A fundamentalist preacher has sought to backtrack after remarks he made about married women and sex were fiercely condemned.
A fundamentalist preacher has sought to backtrack after remarks he made about married women and sex were fiercely condemned.

Australian preacher under fire over controversial sermon

A RELIGIOUS preacher has sought to backtrack after remarks he made about married women and sex were fiercely condemned.

Nassim Abdi, a fundamentalist Sunni preacher, said wives who refuse sex with their husbands are committing a "major sin".

"If the husband calls the wife to be intimate and there is no legitimate reason for the woman to say no, then she must answer the call of her husband," he said at an Auburn mosque in western Sydney on Friday. "And if he sleeps with her whilst he's angry, the angels curse her until she wakes up."

The Ahlus Sunnah Wal Jamaah Association, which Abdi is part of, has removed footage of the sermon from YouTube and issued a clarification.

Abdi said the "problematic statement" was a "clear slip of the tongue".

"The correct wording was meant to be that 'he goes to sleep while angry with her'.

"In regards to marital rape, I 100 per cent do not condone this. I do not accept rape in or outside of marriage, or anything that may even lead to rape."

He went on to say marriage was a "sacred contract", and that "both a man and a woman have rights and responsibilities … to each other".

"In this case, we spoke about one of the rights of the man, and that is his right to marital relations with the woman. And his wife, in Islam, is told that if he calls her for any reason, to answer, and if she refuses without a legitimate reason, this can bring her the anger of Allah.

"Just like if the man refuses to look after the wife - if he oppresses her, refuses to spend on her, to look after his children … this also brings about a major sin from the husband."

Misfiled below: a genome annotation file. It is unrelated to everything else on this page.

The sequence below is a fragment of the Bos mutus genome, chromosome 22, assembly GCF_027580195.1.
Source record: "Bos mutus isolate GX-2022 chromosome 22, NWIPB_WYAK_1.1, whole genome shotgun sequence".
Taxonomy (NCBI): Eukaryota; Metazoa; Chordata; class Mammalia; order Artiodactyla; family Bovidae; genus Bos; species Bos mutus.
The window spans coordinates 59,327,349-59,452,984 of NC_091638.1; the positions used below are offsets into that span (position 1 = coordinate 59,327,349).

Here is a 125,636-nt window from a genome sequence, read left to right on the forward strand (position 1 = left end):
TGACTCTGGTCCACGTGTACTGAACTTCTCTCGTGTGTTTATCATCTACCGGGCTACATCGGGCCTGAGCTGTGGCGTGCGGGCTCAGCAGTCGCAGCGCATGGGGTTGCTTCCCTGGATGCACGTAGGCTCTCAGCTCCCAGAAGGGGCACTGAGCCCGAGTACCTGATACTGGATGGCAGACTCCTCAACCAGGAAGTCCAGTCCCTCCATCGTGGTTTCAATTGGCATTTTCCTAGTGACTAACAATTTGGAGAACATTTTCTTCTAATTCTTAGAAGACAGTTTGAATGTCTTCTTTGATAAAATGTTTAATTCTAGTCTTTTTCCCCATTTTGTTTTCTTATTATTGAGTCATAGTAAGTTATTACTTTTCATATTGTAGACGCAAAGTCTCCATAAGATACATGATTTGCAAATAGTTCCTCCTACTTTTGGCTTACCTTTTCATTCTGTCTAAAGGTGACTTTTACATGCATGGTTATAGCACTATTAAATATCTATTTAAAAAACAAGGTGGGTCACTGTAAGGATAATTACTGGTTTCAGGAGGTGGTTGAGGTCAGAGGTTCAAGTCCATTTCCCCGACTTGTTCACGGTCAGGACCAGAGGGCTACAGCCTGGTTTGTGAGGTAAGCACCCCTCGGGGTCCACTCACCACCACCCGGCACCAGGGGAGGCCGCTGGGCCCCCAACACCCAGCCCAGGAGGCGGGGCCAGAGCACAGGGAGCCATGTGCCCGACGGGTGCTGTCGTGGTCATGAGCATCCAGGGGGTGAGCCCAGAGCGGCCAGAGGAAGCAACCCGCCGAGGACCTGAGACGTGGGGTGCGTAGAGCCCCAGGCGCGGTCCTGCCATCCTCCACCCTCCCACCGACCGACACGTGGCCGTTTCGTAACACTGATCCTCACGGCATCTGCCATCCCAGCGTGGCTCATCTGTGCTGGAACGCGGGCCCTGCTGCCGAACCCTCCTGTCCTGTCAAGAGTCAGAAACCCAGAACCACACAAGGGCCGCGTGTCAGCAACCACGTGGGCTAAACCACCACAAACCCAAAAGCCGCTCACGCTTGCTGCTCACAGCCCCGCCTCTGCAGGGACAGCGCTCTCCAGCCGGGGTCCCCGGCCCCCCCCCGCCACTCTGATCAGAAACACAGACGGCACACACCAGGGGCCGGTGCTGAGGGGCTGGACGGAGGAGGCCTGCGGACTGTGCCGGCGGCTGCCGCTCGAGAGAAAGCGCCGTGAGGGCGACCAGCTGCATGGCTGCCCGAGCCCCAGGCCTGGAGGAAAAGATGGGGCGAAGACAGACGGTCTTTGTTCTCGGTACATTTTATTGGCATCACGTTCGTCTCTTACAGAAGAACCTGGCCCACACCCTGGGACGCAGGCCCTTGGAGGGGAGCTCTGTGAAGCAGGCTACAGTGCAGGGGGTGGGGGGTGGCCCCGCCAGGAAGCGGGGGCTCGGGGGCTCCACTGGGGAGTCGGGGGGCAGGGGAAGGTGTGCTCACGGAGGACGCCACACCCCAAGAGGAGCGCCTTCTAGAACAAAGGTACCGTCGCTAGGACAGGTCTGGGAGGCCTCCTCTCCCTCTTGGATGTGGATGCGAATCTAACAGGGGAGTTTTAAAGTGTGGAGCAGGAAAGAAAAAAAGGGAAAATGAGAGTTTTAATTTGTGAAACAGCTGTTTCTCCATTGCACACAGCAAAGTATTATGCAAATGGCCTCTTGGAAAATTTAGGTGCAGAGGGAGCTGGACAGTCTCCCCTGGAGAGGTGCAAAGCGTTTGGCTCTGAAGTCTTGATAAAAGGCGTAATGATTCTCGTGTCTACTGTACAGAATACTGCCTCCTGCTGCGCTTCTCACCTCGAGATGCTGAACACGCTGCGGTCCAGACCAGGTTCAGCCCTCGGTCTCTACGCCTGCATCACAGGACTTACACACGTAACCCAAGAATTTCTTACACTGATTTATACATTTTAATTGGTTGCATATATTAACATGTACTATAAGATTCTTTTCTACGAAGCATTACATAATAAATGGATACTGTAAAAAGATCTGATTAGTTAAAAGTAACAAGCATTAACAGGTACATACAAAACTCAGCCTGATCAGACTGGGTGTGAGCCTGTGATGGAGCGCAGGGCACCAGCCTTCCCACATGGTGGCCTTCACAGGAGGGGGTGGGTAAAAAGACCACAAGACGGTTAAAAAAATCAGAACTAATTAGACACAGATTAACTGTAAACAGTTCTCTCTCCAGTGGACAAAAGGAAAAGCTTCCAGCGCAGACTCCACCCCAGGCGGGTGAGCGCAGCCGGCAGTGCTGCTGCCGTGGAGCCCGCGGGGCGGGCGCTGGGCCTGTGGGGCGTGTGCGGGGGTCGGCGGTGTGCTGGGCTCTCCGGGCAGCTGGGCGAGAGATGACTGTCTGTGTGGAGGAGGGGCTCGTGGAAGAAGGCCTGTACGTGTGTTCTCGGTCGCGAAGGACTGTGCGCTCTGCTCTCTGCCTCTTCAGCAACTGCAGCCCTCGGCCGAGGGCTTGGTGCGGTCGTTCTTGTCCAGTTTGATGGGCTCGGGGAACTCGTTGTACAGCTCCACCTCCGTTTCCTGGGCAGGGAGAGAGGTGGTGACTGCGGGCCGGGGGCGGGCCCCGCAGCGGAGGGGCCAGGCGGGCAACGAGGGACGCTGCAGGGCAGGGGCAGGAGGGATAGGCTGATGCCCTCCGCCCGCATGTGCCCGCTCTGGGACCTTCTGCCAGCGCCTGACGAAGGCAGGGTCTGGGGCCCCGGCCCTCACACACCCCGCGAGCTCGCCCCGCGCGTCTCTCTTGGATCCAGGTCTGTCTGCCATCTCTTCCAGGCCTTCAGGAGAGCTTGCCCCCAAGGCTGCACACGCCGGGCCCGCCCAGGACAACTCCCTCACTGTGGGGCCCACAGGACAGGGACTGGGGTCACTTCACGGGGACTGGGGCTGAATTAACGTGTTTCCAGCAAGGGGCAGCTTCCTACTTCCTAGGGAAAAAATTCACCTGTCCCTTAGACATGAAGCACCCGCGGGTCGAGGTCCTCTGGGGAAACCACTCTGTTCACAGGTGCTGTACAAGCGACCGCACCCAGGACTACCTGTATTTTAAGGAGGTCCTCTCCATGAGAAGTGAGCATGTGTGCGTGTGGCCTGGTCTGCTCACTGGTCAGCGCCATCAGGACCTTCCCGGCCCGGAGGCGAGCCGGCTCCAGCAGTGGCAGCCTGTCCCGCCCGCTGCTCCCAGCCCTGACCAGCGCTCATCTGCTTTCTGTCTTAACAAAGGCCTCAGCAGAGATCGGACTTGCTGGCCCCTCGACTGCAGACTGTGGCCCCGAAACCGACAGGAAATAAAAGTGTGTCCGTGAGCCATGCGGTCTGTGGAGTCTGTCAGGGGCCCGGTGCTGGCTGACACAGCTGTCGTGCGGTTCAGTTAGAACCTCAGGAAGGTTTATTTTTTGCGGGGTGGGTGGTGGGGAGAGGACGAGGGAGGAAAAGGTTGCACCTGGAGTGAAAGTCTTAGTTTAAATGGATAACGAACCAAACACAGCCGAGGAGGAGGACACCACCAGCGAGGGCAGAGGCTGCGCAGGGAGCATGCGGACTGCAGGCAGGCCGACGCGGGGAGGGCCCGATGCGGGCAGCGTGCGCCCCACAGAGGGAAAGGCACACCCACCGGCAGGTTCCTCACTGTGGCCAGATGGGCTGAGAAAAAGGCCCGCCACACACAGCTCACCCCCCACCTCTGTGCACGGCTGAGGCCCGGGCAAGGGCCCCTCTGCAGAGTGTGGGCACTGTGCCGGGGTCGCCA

The preacher's comments have been slammed by media commentators and politicians.

Catharine Lumby, a feminist media professor at Macquarie University, said his words were a form of hate speech.

"I don't care if you're Muslim or Christian or Jewish or any other faith. You do not preach that you can assault your wife," she told 7 News.

Likewise Minister for Family and Community Services Pru Goward said he's "completely out of step with Australian values, because nobody in Australia thinks it's a sin to say no to sex".

In a statement, NSW Attorney-General Mark Speakman slammed the sermon as "repugnant". "Respect for all women is a central value of Australian society. The views expressed by this preacher are repugnant to those values."

This isn't Abdi's first brush with controversy.

Last November - on the same day the "Yes" vote on same-sex marriage was announced - he described homosexuality as "unnatural", comparing it with bestiality and paedophilia.

He has also chastised Muslim women for showing their ears and neck in public.

According to The Australian, the national branch of the ASWJ has alleged ties to al-Qaeda and Jemaah Islamiah, the group behind the 2002 Bali bombings.



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